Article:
|Publication number||US4950861 A|
|Application number||US 07/405,464|
|Publication date||Aug 21, 1990|
|Filing date||Sep 11, 1989|
|Priority date||Sep 11, 1989|
|Also published as||DE69004803D1, DE69004803T2, EP0491747A1, EP0491747B1, WO1991003354A1|
|Publication number||07405464, 405464, US 4950861 A, US 4950861A, US-A-4950861, US4950861 A, US4950861A|
|Inventors||Werner Erlenmaier, Reiner Koch|
|Original Assignee||Trumpf Gmbh & Co.|
|Export Citation||BiBTeX, EndNote, RefMan|
|Patent Citations (3), Referenced by (31), Classifications (16), Legal Events (6)|
|External Links: USPTO, USPTO Assignment, Espacenet|
The present invention relates to combination punch press and laser cutting machines and more particularly to an improved collector assembly in the base of the punch press to collect the fume and slag from the laser cutting operation.
Combination punch press and thermal cutting machines have enjoyed substantial acceptance in providing a high degree of versatility in sheet metal processing since the user may readily punch or nibble small holes and thermally cut larger ones on the container of the finished workpiece. Although plasma cutting had been favored for cost and speed considerations, particularly in some industrial environments, development of relatively low cost high powered lasers has led to wider usage of laser cutting. Clark et al U. S. Pat. No. Re. 31,042 discloses that it is necessary to space the laser beam generator from the punch press machine in order to isolate it from the punch press vibrations, and also to provide a second work station for the laser cutting operation which is offset from the punching station. Klingel U S. Pat. No. 4,698,480 discloses the advantages to, and an apparatus for, placing the laser beam cutting head at the punching station so that there is a simple work station about which the workpiece is moved. Recently, Amada German Offenlegungsschrift No. DE 3814630 Al has proposed mounting the laser beam generator on an extension of the base of the punch press machine frame and transporting the laser beam over the head of the frame and then downwardly to the cutting head at a work station offset from the punching station.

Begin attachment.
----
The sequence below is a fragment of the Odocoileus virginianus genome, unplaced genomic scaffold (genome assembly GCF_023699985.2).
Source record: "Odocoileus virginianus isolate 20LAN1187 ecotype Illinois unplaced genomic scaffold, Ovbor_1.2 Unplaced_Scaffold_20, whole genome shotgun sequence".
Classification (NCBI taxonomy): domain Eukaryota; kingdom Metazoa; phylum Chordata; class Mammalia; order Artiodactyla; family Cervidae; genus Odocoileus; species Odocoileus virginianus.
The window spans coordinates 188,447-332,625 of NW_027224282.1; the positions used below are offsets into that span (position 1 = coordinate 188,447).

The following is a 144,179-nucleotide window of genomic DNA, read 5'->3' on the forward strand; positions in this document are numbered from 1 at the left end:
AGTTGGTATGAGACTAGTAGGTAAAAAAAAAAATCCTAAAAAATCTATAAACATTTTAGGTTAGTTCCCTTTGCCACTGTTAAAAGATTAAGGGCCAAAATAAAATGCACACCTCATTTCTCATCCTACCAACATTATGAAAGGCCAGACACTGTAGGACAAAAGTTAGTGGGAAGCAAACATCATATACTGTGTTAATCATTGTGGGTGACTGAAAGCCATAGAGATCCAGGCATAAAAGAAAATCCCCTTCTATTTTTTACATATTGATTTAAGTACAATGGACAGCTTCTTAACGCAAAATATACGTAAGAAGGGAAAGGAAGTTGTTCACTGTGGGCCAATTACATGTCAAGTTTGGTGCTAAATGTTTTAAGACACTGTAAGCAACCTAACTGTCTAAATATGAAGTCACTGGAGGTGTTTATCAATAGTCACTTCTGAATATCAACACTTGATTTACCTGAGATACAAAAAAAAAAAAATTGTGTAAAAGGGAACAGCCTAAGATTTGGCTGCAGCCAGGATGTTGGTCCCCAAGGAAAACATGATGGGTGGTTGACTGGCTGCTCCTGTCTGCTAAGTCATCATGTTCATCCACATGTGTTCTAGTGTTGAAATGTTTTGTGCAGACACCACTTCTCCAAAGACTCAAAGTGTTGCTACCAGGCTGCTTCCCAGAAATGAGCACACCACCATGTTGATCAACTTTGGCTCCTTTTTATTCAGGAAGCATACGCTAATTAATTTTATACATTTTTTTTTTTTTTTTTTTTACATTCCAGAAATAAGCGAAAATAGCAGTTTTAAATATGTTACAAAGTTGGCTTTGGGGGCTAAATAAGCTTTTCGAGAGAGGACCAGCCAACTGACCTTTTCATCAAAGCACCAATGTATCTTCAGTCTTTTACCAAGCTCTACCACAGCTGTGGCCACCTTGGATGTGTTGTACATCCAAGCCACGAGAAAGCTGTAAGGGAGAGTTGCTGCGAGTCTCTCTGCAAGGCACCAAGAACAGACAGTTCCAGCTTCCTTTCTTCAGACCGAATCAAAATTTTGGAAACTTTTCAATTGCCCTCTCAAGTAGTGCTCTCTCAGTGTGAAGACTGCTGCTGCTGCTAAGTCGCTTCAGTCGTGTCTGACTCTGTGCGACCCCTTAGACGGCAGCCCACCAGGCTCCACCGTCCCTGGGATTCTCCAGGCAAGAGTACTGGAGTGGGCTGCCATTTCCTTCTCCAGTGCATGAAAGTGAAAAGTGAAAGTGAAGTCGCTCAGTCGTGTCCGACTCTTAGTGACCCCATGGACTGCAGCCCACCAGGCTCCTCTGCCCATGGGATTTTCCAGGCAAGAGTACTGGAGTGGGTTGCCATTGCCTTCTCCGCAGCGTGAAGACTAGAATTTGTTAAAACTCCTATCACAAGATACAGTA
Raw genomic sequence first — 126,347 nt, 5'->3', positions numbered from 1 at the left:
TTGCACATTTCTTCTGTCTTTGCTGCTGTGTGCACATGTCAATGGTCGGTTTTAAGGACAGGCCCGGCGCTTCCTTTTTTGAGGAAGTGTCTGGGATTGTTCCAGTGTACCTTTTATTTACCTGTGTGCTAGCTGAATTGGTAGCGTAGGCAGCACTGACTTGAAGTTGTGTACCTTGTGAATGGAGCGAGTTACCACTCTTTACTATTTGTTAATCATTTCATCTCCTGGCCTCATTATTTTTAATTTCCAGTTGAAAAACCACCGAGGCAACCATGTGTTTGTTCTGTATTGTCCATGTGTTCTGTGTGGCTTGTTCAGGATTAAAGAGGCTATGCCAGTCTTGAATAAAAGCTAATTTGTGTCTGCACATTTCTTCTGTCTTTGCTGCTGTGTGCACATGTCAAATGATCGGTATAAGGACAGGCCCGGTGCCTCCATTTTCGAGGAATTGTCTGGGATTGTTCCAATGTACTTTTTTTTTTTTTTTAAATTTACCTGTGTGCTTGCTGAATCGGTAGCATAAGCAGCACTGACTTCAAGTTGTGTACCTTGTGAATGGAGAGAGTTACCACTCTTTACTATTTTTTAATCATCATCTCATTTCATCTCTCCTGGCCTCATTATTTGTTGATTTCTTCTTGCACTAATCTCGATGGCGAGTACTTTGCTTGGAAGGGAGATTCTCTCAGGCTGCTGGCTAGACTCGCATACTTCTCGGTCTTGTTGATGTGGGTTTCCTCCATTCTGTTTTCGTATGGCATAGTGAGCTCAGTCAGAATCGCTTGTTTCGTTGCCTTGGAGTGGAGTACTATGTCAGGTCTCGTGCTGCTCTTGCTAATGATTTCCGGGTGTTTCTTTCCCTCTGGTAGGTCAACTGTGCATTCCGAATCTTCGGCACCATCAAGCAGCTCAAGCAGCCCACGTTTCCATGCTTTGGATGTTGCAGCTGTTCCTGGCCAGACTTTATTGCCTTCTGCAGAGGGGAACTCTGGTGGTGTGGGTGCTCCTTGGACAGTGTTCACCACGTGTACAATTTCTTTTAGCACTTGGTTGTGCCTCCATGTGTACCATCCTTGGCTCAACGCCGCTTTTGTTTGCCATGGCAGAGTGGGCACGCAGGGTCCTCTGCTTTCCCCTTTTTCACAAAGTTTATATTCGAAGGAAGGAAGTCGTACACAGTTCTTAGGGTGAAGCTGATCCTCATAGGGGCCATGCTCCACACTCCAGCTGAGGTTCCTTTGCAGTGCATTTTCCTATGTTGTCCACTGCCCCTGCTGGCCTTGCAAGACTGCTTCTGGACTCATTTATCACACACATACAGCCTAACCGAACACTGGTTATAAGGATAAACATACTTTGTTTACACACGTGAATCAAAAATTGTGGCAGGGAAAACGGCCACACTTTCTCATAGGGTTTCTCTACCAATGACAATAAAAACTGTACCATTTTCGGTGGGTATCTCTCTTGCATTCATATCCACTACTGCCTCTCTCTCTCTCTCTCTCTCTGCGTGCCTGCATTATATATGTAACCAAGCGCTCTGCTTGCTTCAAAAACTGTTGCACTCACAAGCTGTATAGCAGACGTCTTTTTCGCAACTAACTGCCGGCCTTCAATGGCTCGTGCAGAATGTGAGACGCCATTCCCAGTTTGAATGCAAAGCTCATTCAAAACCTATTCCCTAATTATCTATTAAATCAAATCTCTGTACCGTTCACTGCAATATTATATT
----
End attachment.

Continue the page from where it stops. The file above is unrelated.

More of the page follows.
As is also well known, the laser beam produces a considerable amount of heat during the cutting operation, and generates slag from the molten metal as it cuts therethrough. It is customary to provide in the machine base, a collector which will capture the slag, provide cooling in the area underneath the cutting action, and also provide means for collecting the fume which is generated.
Heretofore, it has been customary to provide a relatively large, cooled collector unit in the machine base at a location spaced from the punching operation in order to effectively accomplish cooling, fume withdrawal and slag removal. However, the aforementioned Klingel Patent has disclosed the desirability of moving a fume and slag collector could be moved into the die position in the base to accomplish this result, and for effecting that movement from a position in the tool storage device normally associated therewith. Generally, however, the amount of slag, fume removal and cooling action required for a high power laser, dictate a fairly large collector component in the base which cannot normally be carried in the tool changer apparatus.
It is an object of the present invention to provide a novel combination punch press and laser cutting machine in which there is provided in the base a novel collector assembly for fume and slag collection and for cooling.
It is also an object of the invention to provide such a novel collector assembly in which the collector may be moved from an operative position in the die support member to an inoperative position spaced therefrom.
Another object is to provide such a machine in which the collector may be moved automatically without interfering with the tool changing operation.
Still another object is to provide such a machine in which various operations are performed rapidly and accurately under computer control.
It has now been found that the foregoing and related objects maY be readily attained in a combination punch press and laser cutting machine which utilizes a frame having a base and a head extending in spaced relationship thereover, and a ram assembly in the head having a ram vertically reciprocatable therein relative to the base. The axis of reciprocation of the ram defines a work station, and a die support member is provided in the base at the work station. This die support member has a first passage extending vertically therethrough and a second passage extending horizontally thereinto intermediate the height of a vertical face thereof.